|US8606401||Jul 1, 2010||Dec 10, 2013||Irobot Corporation||Autonomous coverage robot navigation system|
|US8634956||Mar 31, 2009||Jan 21, 2014||Irobot Corporation||Celestial navigation system for an autonomous robot|
|US8634960||Mar 19, 2007||Jan 21, 2014||Irobot Corporation||Lawn care robot|
|US8656550||Jun 28, 2010||Feb 25, 2014||Irobot Corporation||Autonomous floor-cleaning robot|
|US8659255||Jun 30, 2010||Feb 25, 2014||Irobot Corporation||Robot confinement|
|US8659256||Jun 30, 2010||Feb 25, 2014||Irobot Corporation||Robot confinement|
|US8661605||Sep 17, 2008||Mar 4, 2014||Irobot Corporation||Coverage robot mobility|
|US8670866||Feb 21, 2006||Mar 11, 2014||Irobot Corporation||Autonomous surface cleaning robot for wet and dry cleaning|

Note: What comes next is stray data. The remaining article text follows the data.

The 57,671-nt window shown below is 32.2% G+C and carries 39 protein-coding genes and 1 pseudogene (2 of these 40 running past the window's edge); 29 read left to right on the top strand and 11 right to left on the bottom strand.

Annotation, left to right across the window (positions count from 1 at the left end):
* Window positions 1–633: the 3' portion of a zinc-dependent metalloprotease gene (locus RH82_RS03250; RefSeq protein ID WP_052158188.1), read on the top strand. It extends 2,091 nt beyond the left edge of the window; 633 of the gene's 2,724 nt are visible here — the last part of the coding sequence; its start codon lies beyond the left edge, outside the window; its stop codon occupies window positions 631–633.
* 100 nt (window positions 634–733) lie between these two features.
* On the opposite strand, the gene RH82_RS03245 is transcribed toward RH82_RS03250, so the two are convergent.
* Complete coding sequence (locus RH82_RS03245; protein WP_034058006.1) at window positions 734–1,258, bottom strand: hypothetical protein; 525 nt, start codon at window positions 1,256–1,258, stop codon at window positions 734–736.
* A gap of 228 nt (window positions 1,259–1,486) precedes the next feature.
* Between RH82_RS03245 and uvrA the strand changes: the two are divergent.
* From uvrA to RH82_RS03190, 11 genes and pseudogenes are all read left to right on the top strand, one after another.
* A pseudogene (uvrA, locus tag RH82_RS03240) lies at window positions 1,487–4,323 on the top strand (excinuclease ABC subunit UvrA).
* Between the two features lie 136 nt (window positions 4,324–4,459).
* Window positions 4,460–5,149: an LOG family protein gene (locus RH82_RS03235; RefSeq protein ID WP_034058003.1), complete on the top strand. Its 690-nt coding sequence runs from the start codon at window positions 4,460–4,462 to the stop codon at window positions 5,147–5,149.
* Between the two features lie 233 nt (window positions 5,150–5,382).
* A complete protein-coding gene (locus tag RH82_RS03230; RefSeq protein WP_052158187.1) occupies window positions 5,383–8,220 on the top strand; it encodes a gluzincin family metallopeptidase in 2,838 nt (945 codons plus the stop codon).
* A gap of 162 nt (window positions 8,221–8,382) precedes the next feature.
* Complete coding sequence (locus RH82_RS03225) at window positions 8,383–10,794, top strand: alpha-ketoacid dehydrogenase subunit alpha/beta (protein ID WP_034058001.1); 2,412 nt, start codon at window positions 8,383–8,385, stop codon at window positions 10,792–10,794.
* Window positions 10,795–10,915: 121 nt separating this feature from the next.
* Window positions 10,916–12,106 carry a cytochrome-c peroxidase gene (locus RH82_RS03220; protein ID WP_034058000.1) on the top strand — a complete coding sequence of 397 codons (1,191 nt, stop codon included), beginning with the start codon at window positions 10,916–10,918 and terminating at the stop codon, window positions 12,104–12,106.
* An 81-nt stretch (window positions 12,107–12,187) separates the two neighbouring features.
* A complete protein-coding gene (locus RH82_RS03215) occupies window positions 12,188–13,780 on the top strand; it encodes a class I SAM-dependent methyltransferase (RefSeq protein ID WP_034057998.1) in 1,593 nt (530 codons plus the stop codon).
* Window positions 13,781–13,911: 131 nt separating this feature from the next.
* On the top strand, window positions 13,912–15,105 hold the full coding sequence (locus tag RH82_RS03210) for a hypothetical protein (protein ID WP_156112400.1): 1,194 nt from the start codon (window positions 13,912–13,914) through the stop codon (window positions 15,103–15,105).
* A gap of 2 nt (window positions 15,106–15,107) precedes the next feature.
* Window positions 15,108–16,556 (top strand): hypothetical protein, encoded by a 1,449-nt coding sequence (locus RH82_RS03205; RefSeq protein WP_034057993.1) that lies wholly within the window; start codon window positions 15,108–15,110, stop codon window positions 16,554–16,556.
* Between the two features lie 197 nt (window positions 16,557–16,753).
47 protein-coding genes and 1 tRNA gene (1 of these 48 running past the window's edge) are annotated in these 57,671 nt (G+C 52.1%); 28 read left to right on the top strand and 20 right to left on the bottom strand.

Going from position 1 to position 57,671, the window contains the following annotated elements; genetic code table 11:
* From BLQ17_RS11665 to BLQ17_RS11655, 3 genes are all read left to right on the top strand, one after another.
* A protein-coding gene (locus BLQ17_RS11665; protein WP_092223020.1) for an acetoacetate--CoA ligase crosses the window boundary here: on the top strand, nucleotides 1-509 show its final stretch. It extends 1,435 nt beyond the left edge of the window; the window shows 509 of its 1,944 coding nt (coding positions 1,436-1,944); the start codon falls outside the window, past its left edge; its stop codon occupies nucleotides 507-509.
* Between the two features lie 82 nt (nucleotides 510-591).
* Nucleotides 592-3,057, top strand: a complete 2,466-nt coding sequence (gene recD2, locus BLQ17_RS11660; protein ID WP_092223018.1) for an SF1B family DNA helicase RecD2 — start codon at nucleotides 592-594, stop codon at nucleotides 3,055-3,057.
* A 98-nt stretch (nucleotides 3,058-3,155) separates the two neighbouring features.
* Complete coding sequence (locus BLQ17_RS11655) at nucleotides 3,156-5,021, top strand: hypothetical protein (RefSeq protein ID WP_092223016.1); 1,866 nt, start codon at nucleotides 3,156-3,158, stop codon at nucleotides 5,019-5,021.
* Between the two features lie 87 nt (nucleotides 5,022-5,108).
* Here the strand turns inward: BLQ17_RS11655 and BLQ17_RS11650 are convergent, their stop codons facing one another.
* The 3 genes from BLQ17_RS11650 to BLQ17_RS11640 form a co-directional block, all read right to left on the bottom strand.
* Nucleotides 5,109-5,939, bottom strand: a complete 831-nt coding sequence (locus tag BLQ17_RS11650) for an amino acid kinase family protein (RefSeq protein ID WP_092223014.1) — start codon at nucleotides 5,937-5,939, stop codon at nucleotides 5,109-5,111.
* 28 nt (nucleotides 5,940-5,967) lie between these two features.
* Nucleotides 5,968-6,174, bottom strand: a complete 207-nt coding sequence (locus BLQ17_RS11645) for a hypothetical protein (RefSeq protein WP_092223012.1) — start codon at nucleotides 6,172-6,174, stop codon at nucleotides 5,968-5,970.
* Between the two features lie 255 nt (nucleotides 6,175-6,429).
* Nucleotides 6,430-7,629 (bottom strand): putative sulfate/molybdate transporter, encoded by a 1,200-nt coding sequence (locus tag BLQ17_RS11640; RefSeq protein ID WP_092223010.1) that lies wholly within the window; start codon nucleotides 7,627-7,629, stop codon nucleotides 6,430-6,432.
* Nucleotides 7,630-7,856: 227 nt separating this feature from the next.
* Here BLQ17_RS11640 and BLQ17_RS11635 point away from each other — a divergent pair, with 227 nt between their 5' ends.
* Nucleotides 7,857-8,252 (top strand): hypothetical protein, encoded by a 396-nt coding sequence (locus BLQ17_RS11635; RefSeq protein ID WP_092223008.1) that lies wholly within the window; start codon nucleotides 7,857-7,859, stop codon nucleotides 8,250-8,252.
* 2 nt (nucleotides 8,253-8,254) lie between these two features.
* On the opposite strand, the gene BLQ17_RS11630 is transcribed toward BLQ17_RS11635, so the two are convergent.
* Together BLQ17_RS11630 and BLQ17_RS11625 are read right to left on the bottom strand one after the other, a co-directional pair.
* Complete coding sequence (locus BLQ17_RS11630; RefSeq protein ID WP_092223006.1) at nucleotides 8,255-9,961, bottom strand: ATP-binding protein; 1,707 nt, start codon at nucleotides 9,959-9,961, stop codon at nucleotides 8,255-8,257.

|US8671507||Jun 28, 2010||Mar 18, 2014||Irobot Corporation||Autonomous floor-cleaning robot|
|US8726454||May 9, 2008||May 20, 2014||Irobot Corporation||Autonomous coverage robot|
|US8739355||Aug 7, 2007||Jun 3, 2014||Irobot Corporation||Autonomous surface cleaning robot for dry cleaning|
|US8749196||Dec 29, 2006||Jun 10, 2014||Irobot Corporation||Autonomous robot auto-docking and energy management systems and methods|
|US8761931||May 14, 2013||Jun 24, 2014||Irobot Corporation||Robot system|
|US8761935||Jun 24, 2008||Jun 24, 2014||Irobot Corporation||Obstacle following sensor scheme for a mobile robot|
|US8763199||Jun 28, 2010||Jul 1, 2014||Irobot Corporation||Autonomous floor-cleaning robot|
|US8774966||Feb 8, 2011||Jul 8, 2014||Irobot Corporation||Autonomous surface cleaning robot for wet and dry cleaning|
|US8780342||Oct 12, 2012||Jul 15, 2014||Irobot Corporation||Methods and apparatus for position estimation using reflected light sources|